Nils Muižnieks - who we've just seen on video – also endorsed the Action Plan that day. I am delighted it has subsequently been praised by the UN Human Rights Committee.
The Action Plan is of course relevant to what I want to talk about today. I want to talk about the plan’s importance, and how it fits into our wider vision as a government. And I’ll stress our determination to do even more and be even better at incorporating human rights in making policy and delivering services.
But I’ll start by making an additional, but given where we are very important point. Since there is of course an additional reason why it’s vital this year to promote the value of human rights.
We don’t yet know any details of the UK government’s proposal to repeal the Human Rights Act. The plans appear to have been mired in confusion, almost from the moment they were announced.
I’ve spoken in detail about this issue on other occasions – but I want to restate briefly the Scottish government’s position today. The Scottish government values the Human Rights Act. We see it as a proportionate, pragmatic and progressive way of ensuring that the protections of the European Convention of Human Rights can be taken into account by UK courts. We see those protections as being essential to any civilised society. And they are especially important to those with least power.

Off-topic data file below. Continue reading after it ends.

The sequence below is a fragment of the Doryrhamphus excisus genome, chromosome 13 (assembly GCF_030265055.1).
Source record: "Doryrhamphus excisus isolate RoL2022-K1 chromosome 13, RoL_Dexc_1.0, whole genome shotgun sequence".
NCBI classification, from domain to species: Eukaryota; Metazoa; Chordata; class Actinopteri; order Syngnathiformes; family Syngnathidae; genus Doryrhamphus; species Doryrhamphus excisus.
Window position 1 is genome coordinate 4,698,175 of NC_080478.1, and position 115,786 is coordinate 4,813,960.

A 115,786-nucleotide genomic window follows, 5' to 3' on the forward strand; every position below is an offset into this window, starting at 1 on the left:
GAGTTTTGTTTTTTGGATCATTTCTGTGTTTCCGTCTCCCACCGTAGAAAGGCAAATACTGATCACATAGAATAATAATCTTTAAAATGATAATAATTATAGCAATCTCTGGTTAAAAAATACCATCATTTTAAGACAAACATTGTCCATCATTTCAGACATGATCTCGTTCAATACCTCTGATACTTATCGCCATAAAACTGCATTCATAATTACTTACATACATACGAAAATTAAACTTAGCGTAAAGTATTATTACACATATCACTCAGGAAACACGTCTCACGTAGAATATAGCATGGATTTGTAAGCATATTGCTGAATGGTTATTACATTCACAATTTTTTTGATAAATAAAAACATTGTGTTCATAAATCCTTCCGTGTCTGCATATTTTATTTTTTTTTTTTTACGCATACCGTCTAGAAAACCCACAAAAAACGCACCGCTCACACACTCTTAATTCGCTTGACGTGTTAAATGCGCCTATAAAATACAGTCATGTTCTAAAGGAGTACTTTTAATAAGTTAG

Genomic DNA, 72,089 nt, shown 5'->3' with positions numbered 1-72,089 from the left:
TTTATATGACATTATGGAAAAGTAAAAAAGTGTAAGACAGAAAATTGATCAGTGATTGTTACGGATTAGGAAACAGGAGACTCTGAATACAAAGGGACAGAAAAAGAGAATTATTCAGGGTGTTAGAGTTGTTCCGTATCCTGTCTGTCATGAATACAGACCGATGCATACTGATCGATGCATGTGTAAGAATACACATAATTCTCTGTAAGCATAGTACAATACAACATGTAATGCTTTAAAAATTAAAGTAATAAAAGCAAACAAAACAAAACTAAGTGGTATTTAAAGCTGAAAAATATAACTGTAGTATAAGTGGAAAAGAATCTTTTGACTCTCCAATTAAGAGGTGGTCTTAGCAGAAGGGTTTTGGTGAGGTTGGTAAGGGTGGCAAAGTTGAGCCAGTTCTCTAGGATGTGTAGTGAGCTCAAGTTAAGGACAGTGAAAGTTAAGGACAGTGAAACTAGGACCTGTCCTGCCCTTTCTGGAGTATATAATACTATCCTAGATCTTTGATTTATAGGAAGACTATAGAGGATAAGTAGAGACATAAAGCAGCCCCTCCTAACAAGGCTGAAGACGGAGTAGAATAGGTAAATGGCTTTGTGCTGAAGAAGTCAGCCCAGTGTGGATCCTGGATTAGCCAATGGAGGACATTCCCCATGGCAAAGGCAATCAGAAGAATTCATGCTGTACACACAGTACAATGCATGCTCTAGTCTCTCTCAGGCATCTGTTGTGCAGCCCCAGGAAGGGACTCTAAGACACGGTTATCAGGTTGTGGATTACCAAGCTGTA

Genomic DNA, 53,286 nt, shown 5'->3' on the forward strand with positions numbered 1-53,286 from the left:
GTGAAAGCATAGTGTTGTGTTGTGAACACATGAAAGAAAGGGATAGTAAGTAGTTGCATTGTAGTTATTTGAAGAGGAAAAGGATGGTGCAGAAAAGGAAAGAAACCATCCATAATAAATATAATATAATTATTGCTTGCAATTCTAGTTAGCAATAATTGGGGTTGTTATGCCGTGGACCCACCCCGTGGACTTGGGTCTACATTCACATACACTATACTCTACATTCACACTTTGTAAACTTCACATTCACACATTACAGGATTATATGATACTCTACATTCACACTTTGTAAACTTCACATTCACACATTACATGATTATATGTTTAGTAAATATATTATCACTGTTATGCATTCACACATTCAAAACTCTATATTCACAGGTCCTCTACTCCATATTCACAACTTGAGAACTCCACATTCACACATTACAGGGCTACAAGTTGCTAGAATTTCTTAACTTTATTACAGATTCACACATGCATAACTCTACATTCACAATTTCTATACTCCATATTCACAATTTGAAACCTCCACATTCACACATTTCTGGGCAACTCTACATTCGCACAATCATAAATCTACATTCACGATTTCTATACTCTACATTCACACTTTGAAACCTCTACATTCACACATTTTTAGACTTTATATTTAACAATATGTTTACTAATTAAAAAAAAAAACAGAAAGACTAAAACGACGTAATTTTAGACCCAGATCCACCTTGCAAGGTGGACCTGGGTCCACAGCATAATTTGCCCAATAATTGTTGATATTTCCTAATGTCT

So we will argue strongly against repeal at Westminster, and – since human rights is a devolved issue, and Convention rights are embedded into the devolution settlement - we will also argue strongly that repeal will require a legislative consent motion in the Scottish Parliament. I see no prospect whatsoever of such consent being granted.
In other words, we will do absolutely everything we can to oppose the Act’s repeal – in Scotland and across the whole of the UK.
But the Scottish Government wants to go beyond simply defending the Human Rights Act and the European Convention – hugely important though that is. In our view, the protections offered by the Act and the Convention should represent a floor rather than a ceiling. We should be looking to go further.